Big Things Up Nort, Hey!

We recently spent a few days in northern Wisconsin. Rhinelander, Eagle River and a lot of towns to and back, and in between. The main destination was Rhinelander because a friend of ours had a piece in the Nicolet College 25th Northern National Art Competition and we were attending the opening reception. We decided to add a few days to our trip and do some birding. But a lot of rain and a lot of heat changed our plans. Sure, we saw four eagles and a couple of osprey but the airways and the woods were generally pretty quiet, so on to our fallback activity: large, unusual….art? advertising? sculpture?  Hard to say but we stop, turn around and go back, take pictures and smile. There is actually a company  (F.A.S.T. Corp) in Sparta,Wisconsin that makes many of those big fiberglass critters you see all over the country. I can’t confirm that they made the ones we saw on this trip but the likely one might be Paul Bunyan and his big blue ox.

This Paul and Babe is in front of Paul Bunyan’s Cook Shanty in Minocqua, Wisconsin, known for its Logging Camp Breakfast which lasts from 7am till noon. That’s probably why Babe has a twinkle in his eye, unlimited donuts. We ate at a much more sedate coffee shop down the road.

Fiberglass Paul and Babe

Earlier in Rhinelander, Home of the Hodag, we found a hodag in front of the visitor’s center.

In 1893 newspapers reported the discovery of a Hodag in Rhinelander, Wisconsin. It had “the head of a frog, the grinning face of a giant elephant, thick short legs set off by huge claws, the back of a dinosaur, and a long tail with spears at the end”. I think the fibergalss sculpture is a great likeness of the “real” animal here in a photograph just before its capture, grinning like an elephant? Eat your heart out Bigfoot.

Hodag in Rhinelander, WI,1893

In Eagle River we were driving down a road heading for our hotel when I noticed a big head off on a frontage road sitting in a yard. I said to Curt, “I just saw a big head”, he asked if it was worth going back for, I said yes, and I was glad I did. Later I googled “Chief Sitting Bull – sculpture” and this guy does not appear anywhere. The plaque reads Chief Sitting Bull sculpted by Charles Reed 1931-1932. I couldn’t find anything on Charles either.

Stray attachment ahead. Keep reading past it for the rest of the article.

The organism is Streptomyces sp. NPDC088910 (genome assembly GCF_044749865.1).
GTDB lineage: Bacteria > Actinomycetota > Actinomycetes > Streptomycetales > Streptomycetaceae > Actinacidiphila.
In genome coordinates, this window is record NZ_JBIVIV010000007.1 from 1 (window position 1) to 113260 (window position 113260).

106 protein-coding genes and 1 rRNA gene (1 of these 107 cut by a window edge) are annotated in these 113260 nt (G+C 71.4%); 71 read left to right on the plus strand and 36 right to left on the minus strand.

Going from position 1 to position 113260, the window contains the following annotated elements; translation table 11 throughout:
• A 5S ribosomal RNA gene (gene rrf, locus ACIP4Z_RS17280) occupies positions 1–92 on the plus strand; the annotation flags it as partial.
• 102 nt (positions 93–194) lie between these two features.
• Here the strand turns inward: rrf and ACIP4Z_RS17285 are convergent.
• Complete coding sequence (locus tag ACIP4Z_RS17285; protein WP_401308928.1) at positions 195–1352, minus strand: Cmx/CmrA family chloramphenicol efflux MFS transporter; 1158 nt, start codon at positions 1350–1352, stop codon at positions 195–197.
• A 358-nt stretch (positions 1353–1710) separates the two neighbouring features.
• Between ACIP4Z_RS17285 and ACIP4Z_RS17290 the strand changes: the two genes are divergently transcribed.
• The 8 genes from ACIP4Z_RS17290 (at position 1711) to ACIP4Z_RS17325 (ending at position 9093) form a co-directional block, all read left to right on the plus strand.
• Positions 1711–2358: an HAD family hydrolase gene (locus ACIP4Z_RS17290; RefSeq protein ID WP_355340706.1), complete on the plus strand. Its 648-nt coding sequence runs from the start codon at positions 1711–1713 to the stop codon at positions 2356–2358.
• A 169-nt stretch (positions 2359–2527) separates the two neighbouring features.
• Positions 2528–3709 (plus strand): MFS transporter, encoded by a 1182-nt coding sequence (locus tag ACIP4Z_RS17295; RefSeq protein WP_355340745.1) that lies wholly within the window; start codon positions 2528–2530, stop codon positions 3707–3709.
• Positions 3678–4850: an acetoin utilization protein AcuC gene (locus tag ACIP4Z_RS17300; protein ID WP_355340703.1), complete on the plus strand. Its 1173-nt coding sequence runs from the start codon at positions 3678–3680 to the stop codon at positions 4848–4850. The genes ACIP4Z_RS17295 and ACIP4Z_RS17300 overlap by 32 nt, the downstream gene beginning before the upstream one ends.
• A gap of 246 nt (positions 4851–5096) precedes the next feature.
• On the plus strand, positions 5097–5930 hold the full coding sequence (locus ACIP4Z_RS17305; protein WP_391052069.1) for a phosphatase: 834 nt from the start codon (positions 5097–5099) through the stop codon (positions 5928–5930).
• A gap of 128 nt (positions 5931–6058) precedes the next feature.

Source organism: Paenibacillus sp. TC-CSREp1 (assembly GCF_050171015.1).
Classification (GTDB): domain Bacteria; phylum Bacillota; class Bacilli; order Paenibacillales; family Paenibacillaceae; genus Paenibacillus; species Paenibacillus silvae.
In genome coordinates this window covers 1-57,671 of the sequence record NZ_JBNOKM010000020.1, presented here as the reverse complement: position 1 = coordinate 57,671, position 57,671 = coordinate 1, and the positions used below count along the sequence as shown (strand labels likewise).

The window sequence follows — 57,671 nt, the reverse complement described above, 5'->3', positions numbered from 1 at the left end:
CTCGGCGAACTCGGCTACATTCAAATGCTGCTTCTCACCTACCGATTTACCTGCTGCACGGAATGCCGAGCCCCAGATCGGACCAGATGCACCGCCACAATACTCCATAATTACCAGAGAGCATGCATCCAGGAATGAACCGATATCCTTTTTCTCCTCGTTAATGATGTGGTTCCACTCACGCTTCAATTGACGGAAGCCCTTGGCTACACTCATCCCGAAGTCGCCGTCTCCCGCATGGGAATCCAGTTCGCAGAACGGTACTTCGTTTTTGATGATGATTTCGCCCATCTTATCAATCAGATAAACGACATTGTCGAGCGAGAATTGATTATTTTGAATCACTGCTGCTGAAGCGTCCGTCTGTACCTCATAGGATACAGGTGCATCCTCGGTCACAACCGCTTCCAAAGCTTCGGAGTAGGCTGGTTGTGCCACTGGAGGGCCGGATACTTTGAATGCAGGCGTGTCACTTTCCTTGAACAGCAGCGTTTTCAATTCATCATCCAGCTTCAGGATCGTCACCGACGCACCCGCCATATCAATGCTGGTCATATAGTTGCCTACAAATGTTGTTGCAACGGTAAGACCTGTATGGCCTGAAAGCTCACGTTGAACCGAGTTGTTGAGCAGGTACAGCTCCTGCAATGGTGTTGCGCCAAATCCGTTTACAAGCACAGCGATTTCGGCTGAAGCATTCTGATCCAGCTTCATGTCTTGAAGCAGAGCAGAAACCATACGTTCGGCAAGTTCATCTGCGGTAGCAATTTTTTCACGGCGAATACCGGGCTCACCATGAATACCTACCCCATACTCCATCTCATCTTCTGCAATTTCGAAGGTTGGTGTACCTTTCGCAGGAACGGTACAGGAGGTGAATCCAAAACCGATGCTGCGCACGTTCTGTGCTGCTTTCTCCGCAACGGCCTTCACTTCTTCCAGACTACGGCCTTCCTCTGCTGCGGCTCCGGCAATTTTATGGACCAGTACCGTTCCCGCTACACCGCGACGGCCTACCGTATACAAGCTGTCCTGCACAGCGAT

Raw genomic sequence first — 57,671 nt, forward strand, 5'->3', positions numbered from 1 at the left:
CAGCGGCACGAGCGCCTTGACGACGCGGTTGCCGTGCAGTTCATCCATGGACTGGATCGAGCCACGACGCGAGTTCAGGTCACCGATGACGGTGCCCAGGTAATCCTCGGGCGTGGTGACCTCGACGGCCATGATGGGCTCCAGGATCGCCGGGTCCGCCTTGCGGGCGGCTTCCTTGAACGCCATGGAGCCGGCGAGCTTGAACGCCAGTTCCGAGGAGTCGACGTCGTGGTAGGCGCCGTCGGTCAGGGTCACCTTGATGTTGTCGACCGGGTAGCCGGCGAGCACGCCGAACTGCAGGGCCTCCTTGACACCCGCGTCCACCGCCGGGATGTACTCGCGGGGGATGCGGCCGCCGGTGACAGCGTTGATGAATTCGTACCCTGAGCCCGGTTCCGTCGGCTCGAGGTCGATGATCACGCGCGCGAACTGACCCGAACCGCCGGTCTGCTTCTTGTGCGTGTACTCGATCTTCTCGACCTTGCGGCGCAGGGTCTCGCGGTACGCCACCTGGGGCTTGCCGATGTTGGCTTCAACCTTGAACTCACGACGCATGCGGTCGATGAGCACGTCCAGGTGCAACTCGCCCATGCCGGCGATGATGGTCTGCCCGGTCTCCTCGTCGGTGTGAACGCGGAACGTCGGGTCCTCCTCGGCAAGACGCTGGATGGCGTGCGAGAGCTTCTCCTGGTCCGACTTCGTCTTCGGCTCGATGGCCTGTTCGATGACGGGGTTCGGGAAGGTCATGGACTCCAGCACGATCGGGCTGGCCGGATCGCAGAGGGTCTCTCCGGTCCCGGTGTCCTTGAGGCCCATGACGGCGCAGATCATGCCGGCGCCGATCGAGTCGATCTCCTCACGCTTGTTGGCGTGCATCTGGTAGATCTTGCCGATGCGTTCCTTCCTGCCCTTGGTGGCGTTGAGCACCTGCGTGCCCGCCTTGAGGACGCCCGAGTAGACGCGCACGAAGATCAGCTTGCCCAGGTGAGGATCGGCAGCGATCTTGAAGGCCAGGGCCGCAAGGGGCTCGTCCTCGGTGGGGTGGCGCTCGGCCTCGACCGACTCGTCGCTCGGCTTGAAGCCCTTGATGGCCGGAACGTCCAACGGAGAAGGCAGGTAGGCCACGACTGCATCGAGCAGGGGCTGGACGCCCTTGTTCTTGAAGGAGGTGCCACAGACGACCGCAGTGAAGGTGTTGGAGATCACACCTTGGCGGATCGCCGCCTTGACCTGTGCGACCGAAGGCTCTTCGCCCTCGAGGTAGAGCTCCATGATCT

Chief Sitting Bull

Sorry we didn’t put something for scale in here but he’s about four feet high and looks a little like Ed Asner.

Ed Asner as Sitting Bull

Our last “big” find was in St Germain, WI, named after Chief St. Germain who does not exist. Huh? Well the original St. Germaine was a soldier, Jean Francois St. Germaine, who married a Chippewa woman and settled with her tribe. There were a lot of little St. Germaines from that union and when the town sprung up they named it St. Germain (dropping the “e”) to honor all the Indians  who used the area as a favorite hunting and fishing haunt. Makes no sense at all.

I particularly like the lichen on his pecs, arms and nipples though it makes me a little itchy.

Hey, the woods are full of these up Nort! Come and visit.


13 thoughts on “Big Things Up Nort, Hey!

  1. Jeanne- We just got back from visiting friends in Rhinelander. They took us to that art display yesterday. Great work! We saw one from Allouez and one from DePere. Either one your friend?

  2. I just happened to run into your blog while searching for a photo of the Sitting Bull sculpture in Eagle River. Charles Reed was my grandfather and early settler of Conover. I spent many summers on his homestead, even though he died before my mother and dad married. He also did wood carvings which are held privately in the family. The Sitting Bull sculpture was published as a photo in Anton Rajer’s book, Public Sculpture in Wisconsin: An Atlas of Outdoor Monuments, Memorials and Masterpieces in the Badger State (1999). It was carved from a granite boulder pulled out of the ground on the homestead while clearing for farmland.

    • Thanks for the background information. I knew Tony (Anton) and his book (although, ashamedly, I don’t own a copy) but didn’t realize that Sitting Bull was in it. That sculpture made our day!

      • I knew Tony also, did travel for him when I was a travel agent at a little place off the capitol square on State Street (now a tobacco and etc shop) in Madison. He gave me a copy of that book which I gave to my mother. She was so proud to have her father’s “Indian head”, as we called it, published. So glad you enjoyed it. The family donated it when the farmstead was sold, was in the lobby of Bonson’s grocery for a while, then at Trees for Tomorrow until they moved it where you saw it. We are hoping to have a better home for it, something a bit more protected.

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